ryan’s forecast

by Ryan Snyder

upcoming shows you should check out

Three nights the hard way with a ‘kast of one

Big Boi versus Devo? Who thought this was a good idea? Better question: How do you choose? MoogFest is riddled with dilemmas like this, though none as egregious as this epic Friday night conflict. If you’re still wavering on whether to get tickets to the biggest Halloween party in the country, happening in Asheville this weekend, you can stop. Weekend passes are surely gone by now, unless you’re willing to pay 50 percent above face value. For the numerous Triad ticket holders, some decisions are daunting. Like do you go as Bootsy Collins or Humpty Hump? Just like Big Boi or Devo, there is no wrong answer; one just holds more potential than another. Devo is going to be a blast, but does it have the ceiling of a Big Boi set? A-town is a mere 3.5 hours from A-ville, so what are the chances that his 90-minute set passes without someone from the Dungeon Family or Purple Ribbon appearing on the partyingest of all weekends? Speaking of potential guest spots, frontman Hank Sullivant of Friday-night opener Kuroma is a former MGMT sideman and the lineup-toppers perform later in the evening. Don’t sleep on the kaleidoscopic chamber ensemble Clare & the Reasons, but Dutch transplant and Asheville native DJ Bowie will be there supplying assaultive beats for those requiring something a bit harder. Stick around for fellow Ashevillains Paper Tiger for the comedown, but hurry over to the Asheville Civic Center and suffer/rejoice through a Dan Deacon set for a good spot at Girl Talk’s performance. Should you miss out, Mutemath is always a welcome consolation. If you make it through the Friday-night gauntlet intact, Bonobo is the prize waiting at the end. Saturday is a little less cluttered thanks to a marathon Disco Biscuits set. You’re either there or at Massive Attack. Just try to get up before the 1 p.m. screening of Bouncing Cats, an awe-inspiring documentary on Ugandan hip-hop culture. Also don’t miss out on the Volt Per Octaves with a sit-in by the greatest Moog man of all time, Bernie Worrell of Parliament Funkadelic and the Talking Heads. He’ll be back around late Sunday afternoon in the most can’t-miss show of the weekend in Headtronics alongside fellow funk titans Adam Deitch and Freekbass. The poorman’s LCD Soundsystem, Shout Out Out Out Out will however give them a solid run for their money. As crazy as he sounds, I just can’t recommend Saudi emcee Omar Souleyman, so kick the tires on Sleigh Bells. I can forgive you if you pass up the legendary DJ Spooky in favor of Neon Indian, but this is arguably the second toughest conflict for me. If you still aren’t sold on the ultra-repetitive Pretty Lights, even with the recent addition of Adam Deitch on drums, the awesome Hot Chip and El-P both await with open arms.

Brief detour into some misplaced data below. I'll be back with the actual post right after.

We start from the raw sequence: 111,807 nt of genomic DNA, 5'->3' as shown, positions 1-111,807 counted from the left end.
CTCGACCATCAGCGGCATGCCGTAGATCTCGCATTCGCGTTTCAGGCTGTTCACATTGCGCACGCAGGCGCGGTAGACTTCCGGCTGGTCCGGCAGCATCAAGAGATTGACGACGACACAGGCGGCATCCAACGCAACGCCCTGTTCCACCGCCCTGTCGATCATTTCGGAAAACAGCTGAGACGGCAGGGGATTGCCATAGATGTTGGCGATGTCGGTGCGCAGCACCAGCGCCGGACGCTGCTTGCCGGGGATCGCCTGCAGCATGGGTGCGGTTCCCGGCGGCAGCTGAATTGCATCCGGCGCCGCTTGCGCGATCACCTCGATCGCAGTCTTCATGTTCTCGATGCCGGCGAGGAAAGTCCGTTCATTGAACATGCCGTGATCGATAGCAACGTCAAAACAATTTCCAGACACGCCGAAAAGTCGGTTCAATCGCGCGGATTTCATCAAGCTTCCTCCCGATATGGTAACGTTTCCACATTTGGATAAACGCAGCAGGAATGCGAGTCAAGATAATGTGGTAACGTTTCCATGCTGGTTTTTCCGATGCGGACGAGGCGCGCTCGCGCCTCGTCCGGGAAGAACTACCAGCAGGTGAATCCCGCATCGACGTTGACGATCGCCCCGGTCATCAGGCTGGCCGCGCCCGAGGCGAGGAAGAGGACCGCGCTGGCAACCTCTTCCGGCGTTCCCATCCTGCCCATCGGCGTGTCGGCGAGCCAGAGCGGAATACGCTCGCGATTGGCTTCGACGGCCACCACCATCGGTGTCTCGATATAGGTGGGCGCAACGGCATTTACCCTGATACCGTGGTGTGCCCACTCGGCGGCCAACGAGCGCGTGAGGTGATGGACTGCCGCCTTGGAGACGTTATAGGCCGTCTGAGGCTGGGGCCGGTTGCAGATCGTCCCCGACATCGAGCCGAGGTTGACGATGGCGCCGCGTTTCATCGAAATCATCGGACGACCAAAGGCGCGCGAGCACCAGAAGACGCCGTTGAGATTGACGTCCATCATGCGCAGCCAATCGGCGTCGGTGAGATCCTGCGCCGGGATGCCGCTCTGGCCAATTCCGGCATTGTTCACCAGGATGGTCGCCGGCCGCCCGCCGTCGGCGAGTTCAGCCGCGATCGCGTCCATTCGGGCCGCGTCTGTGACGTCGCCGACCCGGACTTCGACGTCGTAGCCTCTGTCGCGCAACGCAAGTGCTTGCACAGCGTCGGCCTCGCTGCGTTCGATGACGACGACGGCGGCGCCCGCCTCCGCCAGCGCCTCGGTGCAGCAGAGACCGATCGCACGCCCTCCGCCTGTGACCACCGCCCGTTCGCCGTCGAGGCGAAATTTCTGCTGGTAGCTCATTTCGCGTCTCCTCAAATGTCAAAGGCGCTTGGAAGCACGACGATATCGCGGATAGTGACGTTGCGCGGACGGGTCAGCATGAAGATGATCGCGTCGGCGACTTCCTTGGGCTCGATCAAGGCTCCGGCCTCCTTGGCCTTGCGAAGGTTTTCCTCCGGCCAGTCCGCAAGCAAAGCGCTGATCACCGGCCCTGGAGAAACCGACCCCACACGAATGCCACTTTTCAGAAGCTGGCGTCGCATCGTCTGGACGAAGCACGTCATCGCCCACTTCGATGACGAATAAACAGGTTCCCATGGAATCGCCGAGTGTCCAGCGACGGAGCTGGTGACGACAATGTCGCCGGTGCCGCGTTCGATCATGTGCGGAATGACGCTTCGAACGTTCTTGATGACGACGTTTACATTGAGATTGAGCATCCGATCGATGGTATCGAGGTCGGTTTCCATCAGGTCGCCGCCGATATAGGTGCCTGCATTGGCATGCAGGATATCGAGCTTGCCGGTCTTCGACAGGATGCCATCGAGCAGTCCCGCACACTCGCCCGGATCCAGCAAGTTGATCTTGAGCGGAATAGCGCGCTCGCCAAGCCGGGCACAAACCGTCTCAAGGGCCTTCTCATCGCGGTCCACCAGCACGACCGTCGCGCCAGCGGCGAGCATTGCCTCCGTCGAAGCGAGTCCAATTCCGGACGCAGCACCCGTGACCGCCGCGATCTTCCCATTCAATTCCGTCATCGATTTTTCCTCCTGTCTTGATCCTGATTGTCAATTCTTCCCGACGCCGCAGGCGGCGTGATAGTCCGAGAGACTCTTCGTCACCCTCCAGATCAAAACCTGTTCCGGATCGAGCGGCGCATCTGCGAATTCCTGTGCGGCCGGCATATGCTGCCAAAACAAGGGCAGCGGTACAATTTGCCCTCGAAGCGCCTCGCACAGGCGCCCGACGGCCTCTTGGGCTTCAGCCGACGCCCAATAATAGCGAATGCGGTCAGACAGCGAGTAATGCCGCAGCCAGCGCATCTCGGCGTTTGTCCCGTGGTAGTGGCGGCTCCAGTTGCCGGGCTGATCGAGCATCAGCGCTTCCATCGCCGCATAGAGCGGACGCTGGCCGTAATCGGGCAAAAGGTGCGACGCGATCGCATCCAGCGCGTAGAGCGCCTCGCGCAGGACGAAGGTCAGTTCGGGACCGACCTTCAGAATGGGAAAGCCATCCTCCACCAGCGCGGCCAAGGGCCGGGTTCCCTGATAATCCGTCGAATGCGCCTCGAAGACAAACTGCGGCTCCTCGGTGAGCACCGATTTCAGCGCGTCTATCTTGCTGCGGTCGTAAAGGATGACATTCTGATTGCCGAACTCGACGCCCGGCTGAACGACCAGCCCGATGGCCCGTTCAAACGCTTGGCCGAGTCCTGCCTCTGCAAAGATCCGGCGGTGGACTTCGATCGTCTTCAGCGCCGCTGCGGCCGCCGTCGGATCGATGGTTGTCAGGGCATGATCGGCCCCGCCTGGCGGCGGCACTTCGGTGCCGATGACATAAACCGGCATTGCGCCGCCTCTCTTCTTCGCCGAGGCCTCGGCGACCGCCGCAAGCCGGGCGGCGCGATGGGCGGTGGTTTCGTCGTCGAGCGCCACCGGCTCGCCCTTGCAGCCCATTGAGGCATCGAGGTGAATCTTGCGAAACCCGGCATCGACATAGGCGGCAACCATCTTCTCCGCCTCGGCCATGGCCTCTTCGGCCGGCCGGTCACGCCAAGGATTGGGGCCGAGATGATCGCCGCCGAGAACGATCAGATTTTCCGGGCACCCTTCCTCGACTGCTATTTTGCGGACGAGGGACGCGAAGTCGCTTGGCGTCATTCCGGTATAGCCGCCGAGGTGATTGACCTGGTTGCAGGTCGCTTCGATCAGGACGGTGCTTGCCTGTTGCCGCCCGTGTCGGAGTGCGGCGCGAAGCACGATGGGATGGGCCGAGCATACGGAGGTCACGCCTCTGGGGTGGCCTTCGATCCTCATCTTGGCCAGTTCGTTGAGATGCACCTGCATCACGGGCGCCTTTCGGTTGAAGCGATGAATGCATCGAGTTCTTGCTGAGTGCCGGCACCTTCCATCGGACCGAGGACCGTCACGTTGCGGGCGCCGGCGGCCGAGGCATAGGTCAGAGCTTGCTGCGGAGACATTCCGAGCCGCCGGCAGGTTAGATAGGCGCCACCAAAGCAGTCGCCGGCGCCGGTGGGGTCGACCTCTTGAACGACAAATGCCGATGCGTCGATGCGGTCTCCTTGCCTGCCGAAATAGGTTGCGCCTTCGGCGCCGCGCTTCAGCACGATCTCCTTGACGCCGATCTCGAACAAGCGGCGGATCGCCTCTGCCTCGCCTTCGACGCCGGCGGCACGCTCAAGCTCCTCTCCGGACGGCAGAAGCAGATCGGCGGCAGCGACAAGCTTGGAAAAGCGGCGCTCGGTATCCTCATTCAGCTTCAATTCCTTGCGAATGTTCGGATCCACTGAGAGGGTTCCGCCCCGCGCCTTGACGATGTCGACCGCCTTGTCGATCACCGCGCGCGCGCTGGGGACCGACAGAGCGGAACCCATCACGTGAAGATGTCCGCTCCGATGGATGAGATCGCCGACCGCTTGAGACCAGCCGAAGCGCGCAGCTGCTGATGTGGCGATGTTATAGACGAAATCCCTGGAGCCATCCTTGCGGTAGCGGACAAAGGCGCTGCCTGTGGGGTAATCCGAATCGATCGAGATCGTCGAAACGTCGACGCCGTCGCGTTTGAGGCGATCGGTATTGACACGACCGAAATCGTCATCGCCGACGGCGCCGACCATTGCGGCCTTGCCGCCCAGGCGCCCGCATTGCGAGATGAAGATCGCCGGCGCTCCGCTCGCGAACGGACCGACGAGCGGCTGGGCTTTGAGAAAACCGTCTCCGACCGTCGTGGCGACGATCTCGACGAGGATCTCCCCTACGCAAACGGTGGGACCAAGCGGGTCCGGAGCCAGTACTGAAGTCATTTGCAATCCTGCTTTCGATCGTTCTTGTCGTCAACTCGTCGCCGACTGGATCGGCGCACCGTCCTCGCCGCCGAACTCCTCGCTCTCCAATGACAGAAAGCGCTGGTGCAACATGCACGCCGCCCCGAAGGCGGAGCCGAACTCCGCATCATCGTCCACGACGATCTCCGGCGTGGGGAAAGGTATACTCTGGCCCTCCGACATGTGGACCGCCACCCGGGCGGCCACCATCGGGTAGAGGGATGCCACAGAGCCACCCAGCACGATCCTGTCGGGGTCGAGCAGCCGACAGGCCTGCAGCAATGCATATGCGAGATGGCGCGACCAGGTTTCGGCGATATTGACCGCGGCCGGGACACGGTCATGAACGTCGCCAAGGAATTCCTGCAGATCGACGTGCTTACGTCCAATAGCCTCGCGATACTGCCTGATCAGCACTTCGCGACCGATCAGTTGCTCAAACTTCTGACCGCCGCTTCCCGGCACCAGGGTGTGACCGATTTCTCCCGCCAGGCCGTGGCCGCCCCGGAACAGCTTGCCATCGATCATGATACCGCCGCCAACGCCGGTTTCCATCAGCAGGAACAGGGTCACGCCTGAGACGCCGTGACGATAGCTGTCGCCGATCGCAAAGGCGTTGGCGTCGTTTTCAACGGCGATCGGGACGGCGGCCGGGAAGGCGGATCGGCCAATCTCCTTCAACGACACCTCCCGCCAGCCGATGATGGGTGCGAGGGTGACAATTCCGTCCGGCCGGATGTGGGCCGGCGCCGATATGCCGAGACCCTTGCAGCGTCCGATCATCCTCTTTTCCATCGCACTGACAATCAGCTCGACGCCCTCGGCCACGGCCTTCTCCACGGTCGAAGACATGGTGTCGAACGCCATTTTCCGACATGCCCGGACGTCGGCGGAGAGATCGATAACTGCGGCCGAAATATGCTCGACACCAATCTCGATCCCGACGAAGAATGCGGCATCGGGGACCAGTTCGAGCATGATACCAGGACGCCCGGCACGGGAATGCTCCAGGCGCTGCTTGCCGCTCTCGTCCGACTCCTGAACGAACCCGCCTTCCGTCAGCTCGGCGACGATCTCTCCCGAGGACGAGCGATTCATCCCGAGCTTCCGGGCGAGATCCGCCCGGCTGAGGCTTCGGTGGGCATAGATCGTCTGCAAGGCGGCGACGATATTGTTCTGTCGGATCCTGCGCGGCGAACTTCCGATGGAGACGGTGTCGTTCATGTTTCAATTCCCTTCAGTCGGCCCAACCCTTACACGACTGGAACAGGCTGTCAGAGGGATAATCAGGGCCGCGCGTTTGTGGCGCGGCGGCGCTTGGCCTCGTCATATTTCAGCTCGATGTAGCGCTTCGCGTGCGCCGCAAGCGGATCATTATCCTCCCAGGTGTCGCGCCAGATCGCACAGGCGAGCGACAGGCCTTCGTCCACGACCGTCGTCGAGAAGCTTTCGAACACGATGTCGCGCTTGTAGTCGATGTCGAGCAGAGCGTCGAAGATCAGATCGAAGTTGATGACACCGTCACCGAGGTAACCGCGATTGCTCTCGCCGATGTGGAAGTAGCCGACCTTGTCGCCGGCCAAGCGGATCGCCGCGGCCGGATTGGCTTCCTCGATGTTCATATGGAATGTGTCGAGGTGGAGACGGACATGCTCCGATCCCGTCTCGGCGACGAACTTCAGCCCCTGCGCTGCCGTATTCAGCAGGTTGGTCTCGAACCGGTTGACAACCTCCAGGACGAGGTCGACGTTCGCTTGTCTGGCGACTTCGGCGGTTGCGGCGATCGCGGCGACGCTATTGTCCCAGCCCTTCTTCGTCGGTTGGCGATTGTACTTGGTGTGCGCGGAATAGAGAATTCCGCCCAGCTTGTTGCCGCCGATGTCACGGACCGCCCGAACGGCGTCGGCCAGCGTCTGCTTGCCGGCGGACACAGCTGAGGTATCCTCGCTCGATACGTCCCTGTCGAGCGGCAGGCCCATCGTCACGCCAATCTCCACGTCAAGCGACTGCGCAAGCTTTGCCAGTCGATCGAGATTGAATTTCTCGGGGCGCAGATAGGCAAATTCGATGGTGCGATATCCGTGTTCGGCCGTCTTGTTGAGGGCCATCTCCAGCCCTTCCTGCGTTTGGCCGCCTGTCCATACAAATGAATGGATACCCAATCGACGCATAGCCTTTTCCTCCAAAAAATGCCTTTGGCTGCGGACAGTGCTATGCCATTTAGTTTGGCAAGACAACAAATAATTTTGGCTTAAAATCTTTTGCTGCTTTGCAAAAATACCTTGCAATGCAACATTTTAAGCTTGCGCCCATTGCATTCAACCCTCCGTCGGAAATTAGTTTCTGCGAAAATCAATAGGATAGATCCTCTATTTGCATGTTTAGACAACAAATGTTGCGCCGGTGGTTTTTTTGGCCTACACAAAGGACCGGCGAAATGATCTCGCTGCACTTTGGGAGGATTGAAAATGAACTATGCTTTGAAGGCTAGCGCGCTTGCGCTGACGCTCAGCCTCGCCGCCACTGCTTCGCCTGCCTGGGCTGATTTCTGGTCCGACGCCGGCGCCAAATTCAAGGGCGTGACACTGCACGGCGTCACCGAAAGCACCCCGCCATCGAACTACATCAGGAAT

All Hallow’s Eve with Passion Pit

If it’s you’re looking to shake your tail feathers at some point this Halloween weekend and don’t want to drive all the way to Asheville to do it, your electro-pop therapy awaits right here in town. The Campus Consciousness Tour arrives at the Greensboro Coliseum this Saturday with the idea of promoting greening and sustainability among the college crowd through power beats and lights. This year’s installment includes a trio of highly diverse, but equally appealing, bands led by a one known almost as much for (awesomely) remixing songs of more notable artists than they are for their own scant catalog. Passion Pit started as a dormroom project and has since exploded into a summertime festival favorite since the release of their EP Chunk of Change, but the double-edged sword of being known mostly for one song has since accompanied them. The clubby, synth-drenched “Sleepyhead” gets the chants from the crowd, but gems like “The Reeling” and “Little Secrets” make it an all-around solid experience. Joining them are garage-soul rockers Black Joe Lewis & the Honeybears, a band with a powerful singer, three-piece horns and grooving rhythm section, but the real intrigue here is with rapper K. Flay, a rare white female emcee with real chops. Tickets are $26 and $21 for students, and the show starts at 8 p.m.